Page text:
Indian unicorns, or startups with a valuation of at least $1 billion, are defying the conventional logic of valuations being based on future earnings. As their losses widen, private investors are rewarding them with even higher valuations.
In fiscal 2016, for instance, when Paytm parent One97 Communications Ltd posted a loss of ₹1,497 crore, it was valued at ₹30,747 crore or about $5 billion. Three years later, its losses have nearly tripled, with a consolidated loss of₹4,217.20 crore for the year ended 31 March. In the same period, the Noida-based firm’s valuation tripled to $15 billion.
Similarly, online food delivery startup Swiggy posted a loss of₹137 crore in FY16. At that time, its valuation was about₹1,307.30 crore or nearly $250 million. In FY18, its loss almost tripled to ₹397.30 crore but valuation zoomed to ₹8,660.40 crore or $1.4 billion. Likewise, homegrown e-commerce giant Flipkart’s losses went from ₹545 crore in FY16 to ₹2,064.80 crore in FY18. Despite this, Walmart valued the company at $21 billion when it acquired 77% stake in it last year.
Experts are calling this trend “inverse proportionality”. Valuations are typically a function of projected revenue, based on assumptions that unit economics will work out once competition is killed. The problem, experts pointed out, is that in most cases, the competition does not die. On the contrary, as in Paytm’s case, several rival services such as Google Pay, Amazon Pay, BHIM, PhonePe and WhatsApp’s payments are now challenging its near-monopoly.
“In India, companies are in cash-burning stages in the hope that they will be able to drive out competition. Two or three strong companies would survive and make profits. That’s the hope driving valuations,” said Santosh N., managing director of valuation service provider Duff and Phelps. “There is an assumption on losses and if the losses are lower than that, then it’s seen in a very positive light.” He added that a significant portion of the funds that a company raises continues to be allocated for loss funding, achieving scale, customer acquisition and driving out competition.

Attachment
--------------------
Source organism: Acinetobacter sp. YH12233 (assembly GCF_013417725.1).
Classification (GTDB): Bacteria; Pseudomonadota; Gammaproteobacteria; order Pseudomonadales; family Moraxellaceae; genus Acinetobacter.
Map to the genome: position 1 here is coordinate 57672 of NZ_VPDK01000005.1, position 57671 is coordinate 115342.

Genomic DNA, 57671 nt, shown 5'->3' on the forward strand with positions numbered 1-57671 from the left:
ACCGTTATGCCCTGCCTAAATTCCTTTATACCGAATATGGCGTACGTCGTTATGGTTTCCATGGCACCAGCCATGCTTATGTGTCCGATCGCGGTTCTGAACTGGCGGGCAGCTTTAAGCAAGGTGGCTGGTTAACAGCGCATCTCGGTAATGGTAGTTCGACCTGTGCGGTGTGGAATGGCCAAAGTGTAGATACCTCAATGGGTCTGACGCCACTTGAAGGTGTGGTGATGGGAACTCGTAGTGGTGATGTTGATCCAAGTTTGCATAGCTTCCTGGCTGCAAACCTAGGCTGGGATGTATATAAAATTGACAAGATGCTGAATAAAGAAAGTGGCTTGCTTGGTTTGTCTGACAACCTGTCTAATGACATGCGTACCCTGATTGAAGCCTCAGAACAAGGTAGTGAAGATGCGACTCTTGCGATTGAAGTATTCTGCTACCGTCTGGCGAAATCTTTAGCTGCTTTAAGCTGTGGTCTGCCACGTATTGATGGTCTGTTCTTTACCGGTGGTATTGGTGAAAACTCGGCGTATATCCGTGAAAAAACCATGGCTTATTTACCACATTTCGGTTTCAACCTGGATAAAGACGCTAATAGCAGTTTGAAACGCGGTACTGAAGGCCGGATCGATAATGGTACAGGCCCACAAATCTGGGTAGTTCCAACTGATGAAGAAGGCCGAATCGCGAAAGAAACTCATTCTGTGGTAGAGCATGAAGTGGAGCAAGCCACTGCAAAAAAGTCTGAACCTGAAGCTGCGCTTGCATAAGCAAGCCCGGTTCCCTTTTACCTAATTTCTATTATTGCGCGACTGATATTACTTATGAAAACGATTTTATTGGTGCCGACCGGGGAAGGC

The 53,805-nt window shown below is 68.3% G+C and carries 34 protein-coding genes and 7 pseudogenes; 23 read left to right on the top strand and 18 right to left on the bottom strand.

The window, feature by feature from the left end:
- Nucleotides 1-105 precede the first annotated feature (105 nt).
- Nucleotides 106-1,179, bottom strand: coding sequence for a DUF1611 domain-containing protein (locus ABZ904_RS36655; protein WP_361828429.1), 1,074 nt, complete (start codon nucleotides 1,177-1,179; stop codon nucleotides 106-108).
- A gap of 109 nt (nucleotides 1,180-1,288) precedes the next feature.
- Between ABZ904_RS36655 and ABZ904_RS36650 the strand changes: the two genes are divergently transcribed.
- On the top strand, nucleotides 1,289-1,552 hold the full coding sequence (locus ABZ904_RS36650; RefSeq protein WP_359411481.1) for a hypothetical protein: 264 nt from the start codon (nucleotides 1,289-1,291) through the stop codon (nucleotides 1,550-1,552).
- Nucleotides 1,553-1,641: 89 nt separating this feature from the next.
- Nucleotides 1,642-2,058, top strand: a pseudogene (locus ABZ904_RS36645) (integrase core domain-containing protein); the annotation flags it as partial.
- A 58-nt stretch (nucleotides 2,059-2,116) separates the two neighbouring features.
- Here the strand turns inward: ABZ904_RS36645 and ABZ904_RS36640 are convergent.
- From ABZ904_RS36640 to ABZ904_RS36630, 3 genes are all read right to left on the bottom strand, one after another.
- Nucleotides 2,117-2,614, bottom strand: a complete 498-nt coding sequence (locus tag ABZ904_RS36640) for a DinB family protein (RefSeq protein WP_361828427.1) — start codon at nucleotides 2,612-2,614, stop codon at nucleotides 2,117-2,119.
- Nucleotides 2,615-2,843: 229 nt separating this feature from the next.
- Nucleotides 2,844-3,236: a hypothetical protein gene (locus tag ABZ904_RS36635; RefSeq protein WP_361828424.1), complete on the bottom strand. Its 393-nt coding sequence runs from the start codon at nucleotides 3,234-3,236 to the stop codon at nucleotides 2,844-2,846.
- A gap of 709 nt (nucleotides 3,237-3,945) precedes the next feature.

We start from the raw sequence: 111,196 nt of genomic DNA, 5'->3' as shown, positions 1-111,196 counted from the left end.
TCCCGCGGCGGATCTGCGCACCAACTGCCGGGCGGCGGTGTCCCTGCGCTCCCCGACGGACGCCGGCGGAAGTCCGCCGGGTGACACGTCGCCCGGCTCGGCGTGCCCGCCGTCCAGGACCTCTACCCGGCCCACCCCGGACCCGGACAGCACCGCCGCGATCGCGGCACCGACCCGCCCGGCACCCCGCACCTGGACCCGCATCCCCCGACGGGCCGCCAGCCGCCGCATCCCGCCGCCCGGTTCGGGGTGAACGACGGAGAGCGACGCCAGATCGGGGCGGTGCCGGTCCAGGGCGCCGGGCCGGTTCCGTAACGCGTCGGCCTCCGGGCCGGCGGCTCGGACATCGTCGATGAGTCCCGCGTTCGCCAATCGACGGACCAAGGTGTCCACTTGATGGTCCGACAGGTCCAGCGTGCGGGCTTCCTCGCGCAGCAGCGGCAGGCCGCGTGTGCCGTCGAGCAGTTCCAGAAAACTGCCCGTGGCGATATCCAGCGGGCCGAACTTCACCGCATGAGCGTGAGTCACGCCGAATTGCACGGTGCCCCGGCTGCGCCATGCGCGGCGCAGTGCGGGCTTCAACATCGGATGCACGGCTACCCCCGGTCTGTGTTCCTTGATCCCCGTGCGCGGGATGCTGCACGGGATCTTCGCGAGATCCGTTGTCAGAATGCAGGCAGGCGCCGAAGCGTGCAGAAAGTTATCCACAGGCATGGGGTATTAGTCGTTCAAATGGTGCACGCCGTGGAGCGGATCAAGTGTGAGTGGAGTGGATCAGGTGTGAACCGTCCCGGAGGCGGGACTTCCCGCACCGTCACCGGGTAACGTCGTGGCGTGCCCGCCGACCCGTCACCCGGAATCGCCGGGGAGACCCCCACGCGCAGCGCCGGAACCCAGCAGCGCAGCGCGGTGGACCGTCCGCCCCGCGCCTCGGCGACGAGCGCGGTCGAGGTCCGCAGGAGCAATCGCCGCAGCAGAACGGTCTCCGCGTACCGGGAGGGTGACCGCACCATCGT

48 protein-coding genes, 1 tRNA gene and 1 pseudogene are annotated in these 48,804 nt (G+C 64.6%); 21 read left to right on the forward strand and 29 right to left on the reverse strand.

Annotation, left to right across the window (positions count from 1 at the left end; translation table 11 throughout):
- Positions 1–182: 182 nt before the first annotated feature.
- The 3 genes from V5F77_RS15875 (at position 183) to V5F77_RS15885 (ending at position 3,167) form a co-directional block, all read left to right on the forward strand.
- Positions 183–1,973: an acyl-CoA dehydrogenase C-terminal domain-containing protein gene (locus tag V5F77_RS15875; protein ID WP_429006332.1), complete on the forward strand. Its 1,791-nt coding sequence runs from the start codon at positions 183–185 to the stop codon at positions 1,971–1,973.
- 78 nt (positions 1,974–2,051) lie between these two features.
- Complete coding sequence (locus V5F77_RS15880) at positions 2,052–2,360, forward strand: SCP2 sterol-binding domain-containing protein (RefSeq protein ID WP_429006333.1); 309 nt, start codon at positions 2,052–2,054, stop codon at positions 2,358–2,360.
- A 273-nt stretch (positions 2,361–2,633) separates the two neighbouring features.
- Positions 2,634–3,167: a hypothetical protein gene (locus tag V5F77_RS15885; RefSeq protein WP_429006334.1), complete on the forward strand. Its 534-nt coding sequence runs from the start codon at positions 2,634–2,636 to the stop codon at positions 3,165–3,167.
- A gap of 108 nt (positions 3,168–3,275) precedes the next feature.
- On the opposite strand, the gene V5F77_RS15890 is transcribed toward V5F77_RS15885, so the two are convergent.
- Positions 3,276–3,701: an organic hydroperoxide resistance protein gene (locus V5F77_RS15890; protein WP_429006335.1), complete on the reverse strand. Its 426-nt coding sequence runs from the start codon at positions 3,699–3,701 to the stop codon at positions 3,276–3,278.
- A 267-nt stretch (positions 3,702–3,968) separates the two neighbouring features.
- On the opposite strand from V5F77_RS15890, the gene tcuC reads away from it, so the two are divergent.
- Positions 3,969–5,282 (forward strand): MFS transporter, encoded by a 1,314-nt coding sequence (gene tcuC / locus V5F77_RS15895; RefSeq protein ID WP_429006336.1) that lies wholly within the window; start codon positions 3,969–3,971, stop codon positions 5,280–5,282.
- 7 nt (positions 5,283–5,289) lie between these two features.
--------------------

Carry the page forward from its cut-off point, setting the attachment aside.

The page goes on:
Investors such as SoftBank and Naspers are not too worried about cash burn and are willing to fund losses as long as growth continues. “In business models that are still evolving in India (such as food delivery or ride sharing), there is no science to deriving valuations—it’s about negotiations. Companies are showing they are becoming bigger than before, adding new service lines, hence need cash to burn,” said Santosh.
As private and deep-pocketed investors are driving valuations, sustainable price discovery, which comes into play at the pre- and post-IPO stages, is not happening, a development now visible in the US.Office space rental company WeWork’s parent, We Company, for example, is looking to slash the valuation of its public offering to nearly $20 billion, less than half the $47 billion valuation it attained in a private funding round earlier this year.
The valuation drop, which happened amid lukewarm reception from investors, has spooked the company’s largest shareholder, SoftBank, so much so that it now wants the company to shelve its IPO plans, according to several media reports. Ride-hailing giant Uber was valued at as much as $120 billion in a large private funding round last year. In May, in its debut trading it was valued at $76 billion on the back of the stock price.
Experts are cautious. “Investors are pricing companies, not valuing them. Pricing is what one is willing to pay, valuation is about the inherent value of the business,” said Santosh, adding that an IPO in India is not the best option. “M&A (merger and acquisition) is the most preferred, particularly for those firms who are below the $10 billion valuation bracket. They can get acquired.”
For now, valuations appear set to continue their northward trajectory. This will go on only as long as there are super optimistic investment firms, believes Vivek Durai, founder of business information platform Paper.vc.
“Despite recent IPO failures, irrationality still persists in late-stage investments because private investment options still look attractive and opportunistic compared to today’s public markets,” Durai said. “Savvy firms know to get in and out at the right time. But there will be many losers when the music stops.”
The article was first reported on Livemint.com